How street lights will save Chicago money (and create jobs)

Are street lights worth it? Just ask Chicago. A project that’s under way now will provide the usual smart street light benefit: energy efficiency. As you’ll read below in the news release from Council Partner Ameresco, the new lights could cut energy use by as much as 75%. Given that the city is replacing 85% of its lights, that’s real savings.

But the project provides another boost to Chicago’s economy. It’s putting the people who live there to work. A majority of the lights will be made at a plant in Chicago. At least half the people working on the project will be from the city.

Building a business case can be a hurdle in launching any smart cities project, but this story is a great example of how projects can provide benefits that reach far and wide. — Kevin Ebi


Ameresco, a leading energy efficiency and renewable energy company, announced it has contracted with the City of Chicago for the City’s comprehensive Smart Street Lighting Project to modernize its infrastructure. Working with Silver Spring Networks, the project is believed to be the largest city-led wireless smart street light program in the U.S., and will connect more than 250,000 street light fixtures across Chicago.

The four-year modernization project is expected to transform Chicago’s street light system by replacing approximately 85% of the City’s existing street lights with smart LEDs.

“Ameresco is honored to work with the City of Chicago and its leadership for this historic street light project that will increase the energy efficiency of the system while helping to improve visibility and safety throughout City neighborhoods,” said Louis Maltezos, Executive Vice President, Ameresco. “We’re also very pleased to support the City’s priority to ensure a diverse lineup of subcontractors and that City residents will have access to the jobs created through the Smart Lighting Project.”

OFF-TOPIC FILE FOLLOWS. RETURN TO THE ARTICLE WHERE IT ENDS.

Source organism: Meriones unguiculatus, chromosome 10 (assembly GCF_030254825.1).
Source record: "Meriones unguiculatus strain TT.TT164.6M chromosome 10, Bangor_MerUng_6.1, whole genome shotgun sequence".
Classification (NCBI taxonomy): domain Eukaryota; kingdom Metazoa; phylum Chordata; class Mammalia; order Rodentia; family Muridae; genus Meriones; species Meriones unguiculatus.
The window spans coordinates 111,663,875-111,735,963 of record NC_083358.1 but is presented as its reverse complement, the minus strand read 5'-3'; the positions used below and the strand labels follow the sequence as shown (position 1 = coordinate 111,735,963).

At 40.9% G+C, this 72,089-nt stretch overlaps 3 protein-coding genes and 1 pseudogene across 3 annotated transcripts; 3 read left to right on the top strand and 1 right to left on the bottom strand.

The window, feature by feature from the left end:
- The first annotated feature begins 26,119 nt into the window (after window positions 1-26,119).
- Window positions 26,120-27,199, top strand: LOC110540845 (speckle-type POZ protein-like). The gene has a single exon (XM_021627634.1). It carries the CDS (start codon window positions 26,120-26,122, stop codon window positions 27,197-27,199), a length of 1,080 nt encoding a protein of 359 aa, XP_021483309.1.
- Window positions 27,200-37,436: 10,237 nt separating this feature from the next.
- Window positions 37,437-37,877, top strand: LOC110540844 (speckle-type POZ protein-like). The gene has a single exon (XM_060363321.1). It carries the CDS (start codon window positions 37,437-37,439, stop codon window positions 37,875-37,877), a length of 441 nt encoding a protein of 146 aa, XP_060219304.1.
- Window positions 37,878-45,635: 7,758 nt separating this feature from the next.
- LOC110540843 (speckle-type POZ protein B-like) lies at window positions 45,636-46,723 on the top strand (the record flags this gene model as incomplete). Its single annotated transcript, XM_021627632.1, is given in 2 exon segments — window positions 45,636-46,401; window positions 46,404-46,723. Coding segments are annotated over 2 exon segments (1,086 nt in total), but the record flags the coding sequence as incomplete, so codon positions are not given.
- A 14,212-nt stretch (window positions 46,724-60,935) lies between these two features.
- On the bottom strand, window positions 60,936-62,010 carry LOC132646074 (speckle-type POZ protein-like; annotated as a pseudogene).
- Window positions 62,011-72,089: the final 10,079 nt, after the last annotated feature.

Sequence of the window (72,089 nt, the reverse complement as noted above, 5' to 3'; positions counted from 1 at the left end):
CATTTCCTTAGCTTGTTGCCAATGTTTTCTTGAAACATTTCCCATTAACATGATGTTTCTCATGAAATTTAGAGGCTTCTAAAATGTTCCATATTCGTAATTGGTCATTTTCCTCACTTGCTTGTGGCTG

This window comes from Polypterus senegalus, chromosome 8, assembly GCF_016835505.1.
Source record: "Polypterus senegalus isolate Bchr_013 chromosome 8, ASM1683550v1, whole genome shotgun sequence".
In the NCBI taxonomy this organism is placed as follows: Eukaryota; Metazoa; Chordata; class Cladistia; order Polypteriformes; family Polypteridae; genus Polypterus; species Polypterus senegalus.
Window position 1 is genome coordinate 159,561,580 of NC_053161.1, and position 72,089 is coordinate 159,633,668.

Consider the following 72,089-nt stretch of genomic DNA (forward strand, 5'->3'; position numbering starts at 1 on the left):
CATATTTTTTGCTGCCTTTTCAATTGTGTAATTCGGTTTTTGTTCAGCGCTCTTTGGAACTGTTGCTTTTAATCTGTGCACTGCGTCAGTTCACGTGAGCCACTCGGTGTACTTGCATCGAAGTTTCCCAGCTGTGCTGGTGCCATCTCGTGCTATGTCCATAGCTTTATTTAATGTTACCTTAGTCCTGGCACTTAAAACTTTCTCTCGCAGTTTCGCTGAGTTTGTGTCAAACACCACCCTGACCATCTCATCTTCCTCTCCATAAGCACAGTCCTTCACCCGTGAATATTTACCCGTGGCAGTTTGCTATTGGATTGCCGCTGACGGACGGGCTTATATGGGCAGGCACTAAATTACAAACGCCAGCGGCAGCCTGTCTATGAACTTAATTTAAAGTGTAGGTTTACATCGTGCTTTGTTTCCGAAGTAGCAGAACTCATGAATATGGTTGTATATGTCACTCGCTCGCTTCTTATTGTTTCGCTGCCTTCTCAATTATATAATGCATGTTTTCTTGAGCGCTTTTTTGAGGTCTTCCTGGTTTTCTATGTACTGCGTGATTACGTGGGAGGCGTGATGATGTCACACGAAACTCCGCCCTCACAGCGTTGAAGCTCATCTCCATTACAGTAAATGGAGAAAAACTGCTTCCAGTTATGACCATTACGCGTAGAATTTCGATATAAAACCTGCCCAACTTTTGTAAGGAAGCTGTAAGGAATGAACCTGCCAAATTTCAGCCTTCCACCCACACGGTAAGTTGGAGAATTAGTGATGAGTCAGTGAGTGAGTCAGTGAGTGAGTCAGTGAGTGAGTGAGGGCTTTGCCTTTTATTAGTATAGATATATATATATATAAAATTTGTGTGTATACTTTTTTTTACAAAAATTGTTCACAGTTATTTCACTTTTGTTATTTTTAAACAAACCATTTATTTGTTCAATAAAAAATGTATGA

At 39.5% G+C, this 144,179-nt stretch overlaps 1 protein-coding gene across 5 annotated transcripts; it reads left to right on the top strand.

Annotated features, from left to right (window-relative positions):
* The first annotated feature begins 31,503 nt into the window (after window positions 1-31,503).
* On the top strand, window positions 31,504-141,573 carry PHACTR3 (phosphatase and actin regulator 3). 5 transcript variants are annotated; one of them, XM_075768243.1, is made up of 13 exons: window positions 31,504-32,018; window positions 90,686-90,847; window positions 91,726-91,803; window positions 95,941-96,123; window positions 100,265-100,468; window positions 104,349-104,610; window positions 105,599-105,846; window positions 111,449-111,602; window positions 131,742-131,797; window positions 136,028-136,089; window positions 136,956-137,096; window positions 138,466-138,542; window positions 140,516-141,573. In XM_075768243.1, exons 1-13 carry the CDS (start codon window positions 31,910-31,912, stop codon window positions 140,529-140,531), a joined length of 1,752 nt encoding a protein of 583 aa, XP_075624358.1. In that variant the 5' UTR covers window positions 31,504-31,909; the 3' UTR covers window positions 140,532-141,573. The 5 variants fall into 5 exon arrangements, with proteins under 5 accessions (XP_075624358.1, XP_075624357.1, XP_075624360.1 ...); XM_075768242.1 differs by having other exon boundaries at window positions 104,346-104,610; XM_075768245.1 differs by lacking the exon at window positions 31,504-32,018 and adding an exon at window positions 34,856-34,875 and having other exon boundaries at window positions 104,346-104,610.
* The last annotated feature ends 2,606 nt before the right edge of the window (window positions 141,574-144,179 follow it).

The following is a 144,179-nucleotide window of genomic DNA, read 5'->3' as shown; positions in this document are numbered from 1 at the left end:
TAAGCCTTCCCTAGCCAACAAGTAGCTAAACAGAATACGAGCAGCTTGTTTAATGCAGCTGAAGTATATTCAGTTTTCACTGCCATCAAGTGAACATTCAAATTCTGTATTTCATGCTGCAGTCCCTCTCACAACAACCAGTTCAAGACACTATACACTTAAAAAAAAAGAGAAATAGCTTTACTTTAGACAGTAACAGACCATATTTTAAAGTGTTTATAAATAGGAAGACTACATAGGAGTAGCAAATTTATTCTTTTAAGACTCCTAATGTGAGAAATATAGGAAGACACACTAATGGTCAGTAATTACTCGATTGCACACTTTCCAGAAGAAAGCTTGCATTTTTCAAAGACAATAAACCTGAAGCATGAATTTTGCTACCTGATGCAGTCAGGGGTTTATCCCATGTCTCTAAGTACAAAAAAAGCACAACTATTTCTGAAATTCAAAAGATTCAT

More than half of the light fixtures in at least the first year will be assembled at a plant in the City of Chicago, and the project will use City residents to perform at least 50% of the work on the project. Additionally, the project is striving to achieve 27% Minority Business Enterprise participation and 7% Women’s Business Enterprise participation. The first phase of the project requires a city-wide survey of existing street light infrastructure, and at least half of the personnel for this phase will be graduates of Chicago Public Schools career and technical programs, City Colleges of Chicago construction technology training programs, and/or ex-offender apprenticeship programs.

The new smart LED street lights will be owned and operated by the City of Chicago, supported by Silver Spring Networks’ managed services and its Streetlight.Vision Control and Management System (CMS) software. The new LED street lights are expected to consume between 50 and 75% less electricity than the City’s existing lighting infrastructure. Silver Spring’s IPv6 platform will enable the City to remotely dim or brighten street lights as needed, as well as to remotely monitor street lights for proactive maintenance and faster repairs if failures do occur.

The economics and benefits of the smart street light network approach will help the City manage their resources prudently, and achieve sustainability-driven initiatives and goals throughout the community. The smart street light infrastructure will be integrated into Chicago’s 311 system.

The Chicago Infrastructure Trust (CIT) led the procurement in close coordination with the Chicago Department of Transportation (CDOT), the Chicago Department of Innovation and Technology (DoIT) and the Chicago Park District. The Chicago City Council approved the project on April 19, 2017.